A little digression into the world of advertising for today’s Christmas-themed advent calendar fact. As we mentioned in yesterday’s post, there is a common idea that Coca-Cola ‘invented’ the modern Santa Claus, with the red and white robes being an invention of the soft drinks company – because these were, and are, the colours of their brand. However, the truth is a little more interesting than this urban legend.
As we also revealed in yesterday’s post, the modern image of Santa Claus was largely a product of the early nineteenth century, and, in particular, a famous poem. But the illustrations portraying St Nick as a jovial man in a red suit were similarly a nineteenth-century invention – long before Haddon Sundblom’s celebrated Coca-Cola billboard advertisements of the 1920s and 1930s.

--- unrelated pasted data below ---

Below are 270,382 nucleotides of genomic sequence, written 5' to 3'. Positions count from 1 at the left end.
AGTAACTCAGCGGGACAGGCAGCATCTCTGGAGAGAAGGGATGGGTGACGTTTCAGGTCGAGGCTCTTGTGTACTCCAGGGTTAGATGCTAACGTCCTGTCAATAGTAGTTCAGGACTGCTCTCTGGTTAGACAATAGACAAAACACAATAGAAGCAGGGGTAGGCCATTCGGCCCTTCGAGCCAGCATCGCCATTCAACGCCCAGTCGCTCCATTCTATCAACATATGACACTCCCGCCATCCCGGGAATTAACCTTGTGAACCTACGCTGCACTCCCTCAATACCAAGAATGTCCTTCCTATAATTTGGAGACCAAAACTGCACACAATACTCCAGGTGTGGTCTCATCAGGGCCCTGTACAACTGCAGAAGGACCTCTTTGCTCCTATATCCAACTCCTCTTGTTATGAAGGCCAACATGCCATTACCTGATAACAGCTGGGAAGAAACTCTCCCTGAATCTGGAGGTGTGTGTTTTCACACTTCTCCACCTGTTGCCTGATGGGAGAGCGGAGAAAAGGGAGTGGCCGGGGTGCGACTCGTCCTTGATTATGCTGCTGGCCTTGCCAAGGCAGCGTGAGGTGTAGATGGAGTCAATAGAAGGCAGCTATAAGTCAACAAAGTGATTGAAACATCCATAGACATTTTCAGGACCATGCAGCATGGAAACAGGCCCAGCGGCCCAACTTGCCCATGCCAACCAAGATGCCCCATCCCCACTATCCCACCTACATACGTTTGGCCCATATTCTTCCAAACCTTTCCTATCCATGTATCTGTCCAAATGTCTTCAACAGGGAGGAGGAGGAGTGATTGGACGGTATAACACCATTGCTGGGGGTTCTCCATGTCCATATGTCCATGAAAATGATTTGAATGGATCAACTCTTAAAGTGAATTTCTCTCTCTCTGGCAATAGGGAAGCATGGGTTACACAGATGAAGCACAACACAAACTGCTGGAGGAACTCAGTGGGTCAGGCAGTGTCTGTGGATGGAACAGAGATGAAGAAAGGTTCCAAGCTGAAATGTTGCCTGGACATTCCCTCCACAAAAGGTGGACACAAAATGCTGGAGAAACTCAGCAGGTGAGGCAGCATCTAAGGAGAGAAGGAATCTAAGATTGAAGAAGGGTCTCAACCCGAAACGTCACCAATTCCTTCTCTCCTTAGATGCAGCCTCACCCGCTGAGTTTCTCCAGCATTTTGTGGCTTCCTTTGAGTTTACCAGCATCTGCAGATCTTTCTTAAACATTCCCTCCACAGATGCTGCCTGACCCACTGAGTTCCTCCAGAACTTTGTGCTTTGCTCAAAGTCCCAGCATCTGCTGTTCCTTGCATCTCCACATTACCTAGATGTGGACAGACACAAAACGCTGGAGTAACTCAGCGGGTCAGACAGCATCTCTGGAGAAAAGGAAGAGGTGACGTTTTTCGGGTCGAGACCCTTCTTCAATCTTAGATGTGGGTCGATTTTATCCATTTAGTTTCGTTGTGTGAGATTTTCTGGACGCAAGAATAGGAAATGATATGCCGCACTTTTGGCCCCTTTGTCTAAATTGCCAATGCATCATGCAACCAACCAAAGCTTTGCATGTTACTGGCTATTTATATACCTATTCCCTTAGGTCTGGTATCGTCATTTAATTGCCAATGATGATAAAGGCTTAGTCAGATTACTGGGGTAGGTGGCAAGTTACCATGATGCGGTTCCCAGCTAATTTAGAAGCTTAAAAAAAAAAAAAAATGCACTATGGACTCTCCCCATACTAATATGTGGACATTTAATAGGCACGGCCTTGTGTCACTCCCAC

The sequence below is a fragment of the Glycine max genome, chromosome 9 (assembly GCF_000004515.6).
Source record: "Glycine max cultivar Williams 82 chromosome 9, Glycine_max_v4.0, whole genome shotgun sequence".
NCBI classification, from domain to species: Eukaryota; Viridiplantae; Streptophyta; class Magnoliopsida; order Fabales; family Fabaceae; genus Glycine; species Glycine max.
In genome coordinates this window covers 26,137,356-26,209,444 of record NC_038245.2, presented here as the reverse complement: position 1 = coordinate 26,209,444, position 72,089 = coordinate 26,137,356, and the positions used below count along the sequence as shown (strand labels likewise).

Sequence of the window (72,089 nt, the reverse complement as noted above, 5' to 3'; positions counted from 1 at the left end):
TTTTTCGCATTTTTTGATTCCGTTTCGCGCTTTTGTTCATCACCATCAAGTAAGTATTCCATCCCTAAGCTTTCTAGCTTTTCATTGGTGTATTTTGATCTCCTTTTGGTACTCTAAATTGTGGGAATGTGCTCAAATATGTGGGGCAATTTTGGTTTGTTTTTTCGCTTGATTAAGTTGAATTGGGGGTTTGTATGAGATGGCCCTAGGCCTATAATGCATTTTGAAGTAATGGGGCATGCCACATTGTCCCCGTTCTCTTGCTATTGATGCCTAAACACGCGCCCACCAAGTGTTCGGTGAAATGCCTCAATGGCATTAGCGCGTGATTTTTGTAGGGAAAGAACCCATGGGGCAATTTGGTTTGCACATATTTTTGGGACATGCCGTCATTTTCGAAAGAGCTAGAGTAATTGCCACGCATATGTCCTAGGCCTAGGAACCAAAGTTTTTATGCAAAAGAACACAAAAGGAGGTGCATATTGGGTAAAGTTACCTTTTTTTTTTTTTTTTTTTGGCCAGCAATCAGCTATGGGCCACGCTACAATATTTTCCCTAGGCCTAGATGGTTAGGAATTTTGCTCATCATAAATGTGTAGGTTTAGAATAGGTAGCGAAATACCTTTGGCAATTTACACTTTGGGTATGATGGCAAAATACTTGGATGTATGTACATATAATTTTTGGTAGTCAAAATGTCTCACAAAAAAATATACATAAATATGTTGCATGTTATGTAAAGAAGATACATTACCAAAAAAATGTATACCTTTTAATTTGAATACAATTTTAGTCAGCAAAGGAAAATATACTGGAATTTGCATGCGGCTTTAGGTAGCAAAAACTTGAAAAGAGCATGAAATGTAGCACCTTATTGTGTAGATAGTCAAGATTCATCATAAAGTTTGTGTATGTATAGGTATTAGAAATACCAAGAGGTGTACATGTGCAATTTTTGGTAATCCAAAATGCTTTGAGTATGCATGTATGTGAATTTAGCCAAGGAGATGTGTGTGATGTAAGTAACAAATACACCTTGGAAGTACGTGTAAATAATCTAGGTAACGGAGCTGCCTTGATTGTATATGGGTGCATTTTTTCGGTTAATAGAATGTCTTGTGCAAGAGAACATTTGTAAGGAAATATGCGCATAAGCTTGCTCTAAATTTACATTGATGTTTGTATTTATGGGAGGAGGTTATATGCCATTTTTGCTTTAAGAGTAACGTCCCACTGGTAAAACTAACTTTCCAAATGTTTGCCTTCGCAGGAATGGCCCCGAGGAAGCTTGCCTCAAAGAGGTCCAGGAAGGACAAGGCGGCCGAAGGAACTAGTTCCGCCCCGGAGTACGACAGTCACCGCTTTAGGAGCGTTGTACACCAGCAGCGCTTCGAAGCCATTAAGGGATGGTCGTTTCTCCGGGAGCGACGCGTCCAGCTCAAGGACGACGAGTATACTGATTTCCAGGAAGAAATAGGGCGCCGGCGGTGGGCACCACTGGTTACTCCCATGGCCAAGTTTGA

The red robes we now associate with Santa Claus slightly predated the creation of Coca-Cola (in the mid-1880s). Thomas Nast’s cartoons of Santa Claus for Harper’s Weekly in the 1880s appear to have been the first occasion on which the world glimpsed a red-clad Santa. As Joseph J. Walsh puts it in his book Were They Wise Men or Kings? The Book of Christmas Questions, ‘The poor man has not had the opportunity to change his clothes since.’
Indeed, Coca-Cola weren’t even the first soft drinks giant to depict a red-robed Santa. It was another soft drinks company, called White Rock Beverages, that had the idea to use a red-clothed St Nick to advertise their mineral water, in a series of ads run from 1915 onwards.